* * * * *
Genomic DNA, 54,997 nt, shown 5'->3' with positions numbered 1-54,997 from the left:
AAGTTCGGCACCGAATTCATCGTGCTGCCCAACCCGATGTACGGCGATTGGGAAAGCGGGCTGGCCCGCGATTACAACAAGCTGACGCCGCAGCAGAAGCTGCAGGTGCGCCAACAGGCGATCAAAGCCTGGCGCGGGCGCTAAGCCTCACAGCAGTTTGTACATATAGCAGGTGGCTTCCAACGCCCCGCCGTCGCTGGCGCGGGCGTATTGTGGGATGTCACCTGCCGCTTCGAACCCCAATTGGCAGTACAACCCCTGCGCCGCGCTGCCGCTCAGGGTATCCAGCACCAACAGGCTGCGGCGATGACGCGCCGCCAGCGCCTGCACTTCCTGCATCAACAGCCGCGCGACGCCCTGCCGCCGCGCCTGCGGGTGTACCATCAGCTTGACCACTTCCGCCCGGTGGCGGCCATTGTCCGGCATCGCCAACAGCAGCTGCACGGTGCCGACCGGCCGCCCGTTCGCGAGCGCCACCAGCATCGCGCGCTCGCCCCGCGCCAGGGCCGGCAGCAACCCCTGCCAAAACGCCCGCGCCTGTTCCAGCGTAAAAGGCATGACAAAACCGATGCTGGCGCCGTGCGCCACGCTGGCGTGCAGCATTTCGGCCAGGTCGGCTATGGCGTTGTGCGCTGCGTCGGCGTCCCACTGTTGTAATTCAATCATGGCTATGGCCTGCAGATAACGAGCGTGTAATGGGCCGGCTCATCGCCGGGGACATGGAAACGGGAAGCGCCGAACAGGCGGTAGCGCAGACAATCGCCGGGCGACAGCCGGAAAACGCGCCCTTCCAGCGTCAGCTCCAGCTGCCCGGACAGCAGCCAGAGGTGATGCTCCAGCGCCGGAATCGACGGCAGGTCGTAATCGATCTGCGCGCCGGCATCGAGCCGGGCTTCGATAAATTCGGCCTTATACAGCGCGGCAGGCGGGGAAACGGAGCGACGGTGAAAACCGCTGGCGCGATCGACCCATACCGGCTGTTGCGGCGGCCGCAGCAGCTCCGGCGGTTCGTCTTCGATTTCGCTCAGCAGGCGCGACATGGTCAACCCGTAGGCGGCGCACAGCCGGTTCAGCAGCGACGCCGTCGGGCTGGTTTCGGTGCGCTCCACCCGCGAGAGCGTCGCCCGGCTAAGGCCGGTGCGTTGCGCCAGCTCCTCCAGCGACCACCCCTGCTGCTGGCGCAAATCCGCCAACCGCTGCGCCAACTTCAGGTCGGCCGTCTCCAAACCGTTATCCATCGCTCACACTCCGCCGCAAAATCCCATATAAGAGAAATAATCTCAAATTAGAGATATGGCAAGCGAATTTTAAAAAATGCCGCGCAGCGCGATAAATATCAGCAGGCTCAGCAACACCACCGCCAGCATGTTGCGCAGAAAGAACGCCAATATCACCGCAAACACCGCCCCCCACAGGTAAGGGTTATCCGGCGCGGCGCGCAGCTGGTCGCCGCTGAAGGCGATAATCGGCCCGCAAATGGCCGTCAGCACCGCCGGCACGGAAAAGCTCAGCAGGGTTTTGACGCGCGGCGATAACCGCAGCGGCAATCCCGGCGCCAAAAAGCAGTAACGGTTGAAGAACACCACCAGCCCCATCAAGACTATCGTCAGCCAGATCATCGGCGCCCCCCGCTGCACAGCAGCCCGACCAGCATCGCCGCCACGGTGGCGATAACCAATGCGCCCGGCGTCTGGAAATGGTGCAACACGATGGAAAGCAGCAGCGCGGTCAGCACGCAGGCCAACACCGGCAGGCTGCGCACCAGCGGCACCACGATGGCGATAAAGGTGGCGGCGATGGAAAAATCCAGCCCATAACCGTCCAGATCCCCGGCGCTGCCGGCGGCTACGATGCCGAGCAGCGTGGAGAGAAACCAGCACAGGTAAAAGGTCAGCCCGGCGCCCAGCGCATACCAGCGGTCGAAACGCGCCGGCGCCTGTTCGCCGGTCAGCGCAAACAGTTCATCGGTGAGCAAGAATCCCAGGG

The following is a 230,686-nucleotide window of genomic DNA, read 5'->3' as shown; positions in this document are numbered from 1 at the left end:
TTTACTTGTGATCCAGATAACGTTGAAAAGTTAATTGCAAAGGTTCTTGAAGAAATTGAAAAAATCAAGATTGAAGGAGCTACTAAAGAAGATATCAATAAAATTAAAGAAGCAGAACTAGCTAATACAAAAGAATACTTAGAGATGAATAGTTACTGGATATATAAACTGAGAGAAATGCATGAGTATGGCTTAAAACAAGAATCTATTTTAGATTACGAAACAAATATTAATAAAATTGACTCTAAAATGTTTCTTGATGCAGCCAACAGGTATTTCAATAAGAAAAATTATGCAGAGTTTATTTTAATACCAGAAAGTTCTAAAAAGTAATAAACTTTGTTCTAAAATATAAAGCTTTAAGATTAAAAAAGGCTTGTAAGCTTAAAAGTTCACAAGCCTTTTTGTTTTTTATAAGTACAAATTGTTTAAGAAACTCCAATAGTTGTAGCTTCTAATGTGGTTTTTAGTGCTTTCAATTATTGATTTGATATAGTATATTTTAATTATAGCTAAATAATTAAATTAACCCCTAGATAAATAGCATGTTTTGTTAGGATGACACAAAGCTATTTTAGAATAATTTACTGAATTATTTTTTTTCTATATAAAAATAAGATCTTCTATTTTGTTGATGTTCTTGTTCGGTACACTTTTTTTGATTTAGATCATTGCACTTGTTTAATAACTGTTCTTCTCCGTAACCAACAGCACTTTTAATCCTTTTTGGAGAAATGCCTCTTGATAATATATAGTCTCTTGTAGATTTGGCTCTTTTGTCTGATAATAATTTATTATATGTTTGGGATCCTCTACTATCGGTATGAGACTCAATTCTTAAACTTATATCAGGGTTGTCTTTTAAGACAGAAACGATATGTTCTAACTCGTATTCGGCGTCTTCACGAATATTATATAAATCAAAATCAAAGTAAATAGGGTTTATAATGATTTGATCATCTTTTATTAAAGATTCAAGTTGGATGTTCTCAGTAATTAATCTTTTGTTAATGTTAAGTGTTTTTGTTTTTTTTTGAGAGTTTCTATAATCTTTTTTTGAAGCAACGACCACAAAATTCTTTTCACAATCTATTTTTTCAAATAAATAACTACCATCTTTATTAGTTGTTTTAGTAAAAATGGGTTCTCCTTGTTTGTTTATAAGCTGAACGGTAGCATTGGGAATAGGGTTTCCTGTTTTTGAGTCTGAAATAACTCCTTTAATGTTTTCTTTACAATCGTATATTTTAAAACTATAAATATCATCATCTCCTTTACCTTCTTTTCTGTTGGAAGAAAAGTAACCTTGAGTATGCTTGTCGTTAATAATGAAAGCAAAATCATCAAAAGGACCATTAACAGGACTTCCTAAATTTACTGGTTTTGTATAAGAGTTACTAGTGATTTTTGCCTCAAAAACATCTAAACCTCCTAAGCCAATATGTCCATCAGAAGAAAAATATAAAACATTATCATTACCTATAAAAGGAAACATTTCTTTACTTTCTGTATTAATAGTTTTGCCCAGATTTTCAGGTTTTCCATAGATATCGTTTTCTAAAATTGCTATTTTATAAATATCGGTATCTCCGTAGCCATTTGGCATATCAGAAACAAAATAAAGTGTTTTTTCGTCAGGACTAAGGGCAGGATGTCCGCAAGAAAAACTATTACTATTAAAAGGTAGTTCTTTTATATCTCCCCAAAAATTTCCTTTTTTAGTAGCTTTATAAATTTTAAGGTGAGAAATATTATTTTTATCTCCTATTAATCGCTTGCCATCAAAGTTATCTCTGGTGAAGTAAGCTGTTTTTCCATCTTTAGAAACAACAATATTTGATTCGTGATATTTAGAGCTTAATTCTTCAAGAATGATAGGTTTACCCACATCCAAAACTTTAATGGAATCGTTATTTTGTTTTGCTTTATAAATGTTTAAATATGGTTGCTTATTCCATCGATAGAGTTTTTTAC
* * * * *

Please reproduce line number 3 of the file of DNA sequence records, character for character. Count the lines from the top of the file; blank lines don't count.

The following is a 230,686-nucleotide window of genomic DNA, read 5'->3' as shown; positions in this document are numbered from 1 at the left end: